Producer and engineer Josh Gudwin first whet his audio appetite during his service with the United States Marine Corps. He then devoted 11 months to study at Full Sail University. But he learned at least as much, if not more, on his own. Music Connection first featured him here in Producer Crosstalk in 2016. In the seven years since, he’s worked with Justin Bieber, Bad Bunny and Dua Lipa, among many others. He’s also won 10 Grammys in that time. Most of his work comes to him by word-of-mouth and relationships formed at social events.
Gudwin has worked with rapper Bad Bunny on the artist’s last four albums, which earned him six Grammy wins. The collaboration came by way of a connection made at a party. That may sound simple. But the amount of work it took to get to that party is what was key. “We’d just won two Latin Grammys for Juanes’ album [Mis Planes Son Amarte] in 2017,” he begins. “We were at an after-party when my friend Sam Shahidi introduced me to Bunny’s manager Noah [Assad]. Sam suggested that he have me mix Bunny’s next album. So, I did. Bunny is magical with his output, passion and the truth he puts into his music.”
Since MC last spoke with Gudwin, his process has changed little. “My approach is, and always will be, song first, artist first,” he says. “I always try to service the song and then the artist to push their vision through, whatever that may be. Our [own] opinions matter, but we’re not the ones putting out a song or album. The artist should be the happiest [one] in the process.”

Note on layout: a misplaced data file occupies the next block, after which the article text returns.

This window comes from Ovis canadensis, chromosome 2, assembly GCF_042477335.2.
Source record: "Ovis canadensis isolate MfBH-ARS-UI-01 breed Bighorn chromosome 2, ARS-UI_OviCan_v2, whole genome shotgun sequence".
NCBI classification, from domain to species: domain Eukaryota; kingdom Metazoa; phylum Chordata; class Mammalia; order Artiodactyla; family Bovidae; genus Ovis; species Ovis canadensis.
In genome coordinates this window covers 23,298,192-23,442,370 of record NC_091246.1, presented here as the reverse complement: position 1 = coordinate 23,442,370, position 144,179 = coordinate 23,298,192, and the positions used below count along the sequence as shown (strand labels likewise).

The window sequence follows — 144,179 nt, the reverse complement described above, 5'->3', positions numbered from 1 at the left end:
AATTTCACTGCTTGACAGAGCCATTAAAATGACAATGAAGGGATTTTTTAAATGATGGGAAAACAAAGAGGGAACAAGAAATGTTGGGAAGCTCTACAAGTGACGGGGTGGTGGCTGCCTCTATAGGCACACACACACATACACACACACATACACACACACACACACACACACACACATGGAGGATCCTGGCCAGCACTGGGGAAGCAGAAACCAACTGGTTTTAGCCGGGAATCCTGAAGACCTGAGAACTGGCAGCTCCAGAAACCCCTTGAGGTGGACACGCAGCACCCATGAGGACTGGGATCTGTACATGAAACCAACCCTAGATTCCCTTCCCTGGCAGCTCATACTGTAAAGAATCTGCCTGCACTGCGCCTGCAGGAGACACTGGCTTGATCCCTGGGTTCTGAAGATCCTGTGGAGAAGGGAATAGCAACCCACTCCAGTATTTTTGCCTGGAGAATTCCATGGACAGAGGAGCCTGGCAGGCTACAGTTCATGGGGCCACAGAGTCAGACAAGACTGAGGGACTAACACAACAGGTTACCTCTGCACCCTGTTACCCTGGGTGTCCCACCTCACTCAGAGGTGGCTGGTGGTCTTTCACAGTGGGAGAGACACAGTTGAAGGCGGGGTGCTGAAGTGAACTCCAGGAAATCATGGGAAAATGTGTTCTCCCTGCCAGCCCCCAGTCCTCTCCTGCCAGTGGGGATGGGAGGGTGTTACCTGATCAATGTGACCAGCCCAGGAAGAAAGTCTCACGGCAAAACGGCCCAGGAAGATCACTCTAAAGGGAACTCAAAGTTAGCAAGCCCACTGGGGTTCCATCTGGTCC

In addition to his plethora of productions, in the past 18 months, Gudwin has worked with Acoustica and Studio DMI to develop Magic Flow, his first plug-in. “It has different sections,” he explains. “Filters, an optical compressor and multi-band compression. The dynamic resonance control allows you to sweep frequencies and whichever range you set on, you lift your threshold and it’ll pull it down. If you have a low-frequency resonance buildup on 200-300 hertz, for example, you can lower that, dynamically. It also has a finishing compressor EQ, a saturator and a mid-bump.”
In Music Connection’s February issue, mixing legend Chris Lord-Alge suggested that the number of actual mix engineers represents a mere fraction of the number of people who claim the title. Gudwin holds a similar view. “The thing about mixing is that it takes a lot of time to understand fully what you’re doing,” he asserts. “We’re dealing with frequency, sound and a lot of unknowns; frequencies that we can't see. Light frequency we can see, colors we can see. But we can't see the audio, so we have to try to convey that, so when we close our eyes we can actually see it. Unless you were taught by the right people, you’re not going to learn that on you own. But there are a lot of talented up-and-coming mixers these days who are also leaders.”
Gudwin has a wide array of productions on his slate currently, as well as a number of upcoming big-name projects. Among these is music that he’s writing and producing for himself, which he may release later. He continues to develop artists and to work in a semi A&R capacity.
Contact Twitter and Instagram @joshgudwin, joshgudwin.com